What I would do with AOL
: Well, they are looking for a new president.
The old Pittman strategy was to keep charging customers more and more for cable, the Internet, high-speed, content, services, music, movies, anything that AOL Time Warner owned and that AOL could send over a wire. I heard him add all this up during one of those industry-time-waster convention keynotes and it didn’t take long before he was heading north of $100 and well into the low-three-figures a month. PowerPoint fiction. Fat chance.
The truth is that AOL is under tremendous competitive pressure from cable Internet access providers who give you access to the Internet and speed, which is all that most people want. At the same time, AOL has not given its customers anything new and innovative in its product in how long? And the company is renowned for horrendous customer service. Meanwhile, advertising is flaccid for everybody but especially for AOL, since it did not perform well too many times. And as AOL grows and as it loses customers (“churn” is the euphemism), it only finds that new and replacement customers are harder — and more expensive — to attract.
What to do?
Well here’s what not to do: AOL does not want to find itself primarily in the access business. Access is a commodity. And AOL does not want to find itself primarily in the advertising-supported content business; that’s tough rowing.
But AOL stands in a unique position online to have a billing relationship with more consumers than anyone else. That means that AOL is in the best position to sell people content — whether that’s content from its alleged (read: fictional) synergy in Time Warner or just content from producers who want to sell it.
AOL also stands in a strong position to be able to target advertising to consumers because it knows more about those consumers thanks to that billing relationship (with all due caution about privacy).
So here’s what to do:
1. Add irresistable improvements to its core killer aps. Microsoft now has a better instant messenger product than AOL and, yes, AOL can lose that market (just as it lost the browser war). AOL should invent the best email around (many of us started on its email and abandoned it). Care about your customers; give them new value; innovate still.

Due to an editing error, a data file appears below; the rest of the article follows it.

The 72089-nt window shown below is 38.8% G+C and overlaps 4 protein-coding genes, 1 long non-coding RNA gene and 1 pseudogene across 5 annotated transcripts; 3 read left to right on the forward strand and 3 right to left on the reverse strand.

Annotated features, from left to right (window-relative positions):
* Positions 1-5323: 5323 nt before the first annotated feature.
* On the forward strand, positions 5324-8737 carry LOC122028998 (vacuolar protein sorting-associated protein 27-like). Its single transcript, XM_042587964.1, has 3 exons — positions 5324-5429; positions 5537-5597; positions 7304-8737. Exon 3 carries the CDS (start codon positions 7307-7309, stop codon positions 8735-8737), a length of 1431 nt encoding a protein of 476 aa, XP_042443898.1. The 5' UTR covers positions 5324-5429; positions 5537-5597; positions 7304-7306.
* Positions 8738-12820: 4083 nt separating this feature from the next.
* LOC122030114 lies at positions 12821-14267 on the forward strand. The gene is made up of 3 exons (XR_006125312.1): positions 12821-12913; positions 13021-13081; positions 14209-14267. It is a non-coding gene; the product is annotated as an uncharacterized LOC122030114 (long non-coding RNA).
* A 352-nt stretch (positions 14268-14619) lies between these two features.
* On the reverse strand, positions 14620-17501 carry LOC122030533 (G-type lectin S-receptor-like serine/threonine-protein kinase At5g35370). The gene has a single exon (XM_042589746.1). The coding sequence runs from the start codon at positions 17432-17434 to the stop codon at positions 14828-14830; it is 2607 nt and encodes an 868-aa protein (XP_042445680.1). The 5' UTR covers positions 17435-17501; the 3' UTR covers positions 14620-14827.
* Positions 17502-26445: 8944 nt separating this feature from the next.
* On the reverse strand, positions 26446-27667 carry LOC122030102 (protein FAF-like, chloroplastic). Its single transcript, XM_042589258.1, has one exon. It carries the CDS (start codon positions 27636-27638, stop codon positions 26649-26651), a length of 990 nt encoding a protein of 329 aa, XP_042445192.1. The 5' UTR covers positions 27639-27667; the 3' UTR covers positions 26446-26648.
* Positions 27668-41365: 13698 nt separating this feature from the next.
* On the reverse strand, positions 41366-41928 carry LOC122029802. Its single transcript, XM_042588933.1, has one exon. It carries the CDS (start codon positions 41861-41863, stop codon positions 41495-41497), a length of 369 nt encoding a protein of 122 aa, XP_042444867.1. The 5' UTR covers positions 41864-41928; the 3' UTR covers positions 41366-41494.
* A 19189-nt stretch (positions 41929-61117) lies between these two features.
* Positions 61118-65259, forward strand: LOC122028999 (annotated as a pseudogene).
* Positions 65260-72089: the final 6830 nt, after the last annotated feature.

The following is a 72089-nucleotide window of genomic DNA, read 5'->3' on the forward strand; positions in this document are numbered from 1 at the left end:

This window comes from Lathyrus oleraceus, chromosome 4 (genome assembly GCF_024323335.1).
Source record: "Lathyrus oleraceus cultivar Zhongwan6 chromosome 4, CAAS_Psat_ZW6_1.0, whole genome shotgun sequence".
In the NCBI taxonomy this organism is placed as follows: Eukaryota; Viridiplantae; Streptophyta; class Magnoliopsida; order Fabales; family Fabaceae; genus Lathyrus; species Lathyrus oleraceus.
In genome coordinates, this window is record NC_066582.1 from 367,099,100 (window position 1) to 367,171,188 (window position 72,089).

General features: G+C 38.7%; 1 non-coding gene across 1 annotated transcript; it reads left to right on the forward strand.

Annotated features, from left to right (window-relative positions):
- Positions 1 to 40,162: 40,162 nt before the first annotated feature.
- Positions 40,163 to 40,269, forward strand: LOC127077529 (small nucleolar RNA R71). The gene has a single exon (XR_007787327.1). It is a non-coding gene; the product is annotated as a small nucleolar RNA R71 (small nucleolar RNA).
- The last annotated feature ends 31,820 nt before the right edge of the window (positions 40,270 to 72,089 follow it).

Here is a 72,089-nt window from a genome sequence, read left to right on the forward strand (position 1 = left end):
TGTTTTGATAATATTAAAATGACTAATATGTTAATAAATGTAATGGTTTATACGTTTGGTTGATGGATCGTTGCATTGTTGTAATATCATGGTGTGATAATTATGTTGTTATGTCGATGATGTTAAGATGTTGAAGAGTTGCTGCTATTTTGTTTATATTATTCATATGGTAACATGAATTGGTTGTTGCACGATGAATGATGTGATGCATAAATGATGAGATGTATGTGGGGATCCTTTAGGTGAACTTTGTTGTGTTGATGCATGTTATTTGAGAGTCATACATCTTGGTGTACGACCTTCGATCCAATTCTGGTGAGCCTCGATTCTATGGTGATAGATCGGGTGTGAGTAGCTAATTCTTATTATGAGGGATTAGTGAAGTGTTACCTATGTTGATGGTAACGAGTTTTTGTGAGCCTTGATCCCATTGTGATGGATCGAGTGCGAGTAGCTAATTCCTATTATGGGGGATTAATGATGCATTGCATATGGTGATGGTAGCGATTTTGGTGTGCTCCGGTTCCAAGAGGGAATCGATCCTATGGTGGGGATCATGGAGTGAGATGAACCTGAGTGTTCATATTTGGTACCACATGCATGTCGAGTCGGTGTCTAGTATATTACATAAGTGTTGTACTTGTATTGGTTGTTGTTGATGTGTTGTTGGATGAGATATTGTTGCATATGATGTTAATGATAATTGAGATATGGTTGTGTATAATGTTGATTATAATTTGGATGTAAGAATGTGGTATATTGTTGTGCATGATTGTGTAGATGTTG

2. Make it a strategic goal to develop a billing relationship with as many people as possible. This means you don’t just sell the all-in-one AOL subscription. You sell deluxe email. You sell music, whether or not you subscribe to AOL. You sell others’ premium content. You sell subscriptions not only to Time Inc. magazines but to any magazines. You sell anything you can sell.
3. Develop friendly relations with content producers, especially outside the synergy fence, and sell their content and products.
4. Develop targeted advertising that actually performs for advertisers but don’t count on that soley.
5. Account honestly.
I was against the AOL/Time-Warner merger from the first. With AOL, Time Warner was doing nothing but buying — well, being bought by — the online strategy it was incapable of building itself. That’s the way Time Inc. has acted for years. When I was there, they got scared that Chris Whittle’s waiting-room-magazine company was going to kill their waiting-room audience and so they invested many millions in Whittle — and soon kissed that money good-bye. Then they needed an aggressive entertainment strategy and they offered themselves up to be were bought by Warner; I was there then (launching Entertainment Weekly) and I can attest that they never learned how to spell synergy. Then they failed frequently at finding an online future (remember Pathfinder?) and so they let themselves be eaten by AOL. Anybody could see that AOL was a bubble waiting to be pricked, anybody but Time Warner.
But they’re stuck with AOL now and they need to make the best of this.
So do what Ken Layne suggests, below, and then bring in a new guard with a new strategy.
I want to see this because (1) I still own damned, f’ing, cursed AOL stock (yes, I’m an idiot), (2) because AOL does have a huge number of customers it brings online and I want them to stay online, (3) because AOL can help sell content and I’m a content guy, and (4) because somebody should compete with Microsoft.
What he said
: Ken Layne says: :
Please, Time-Warner, fire Steve Case. I’m sure he’s a nice guy and all, but Steve Case is the Internet Bubble in semi-human form.
: Saltire has the essential AOL/TW facts and figures.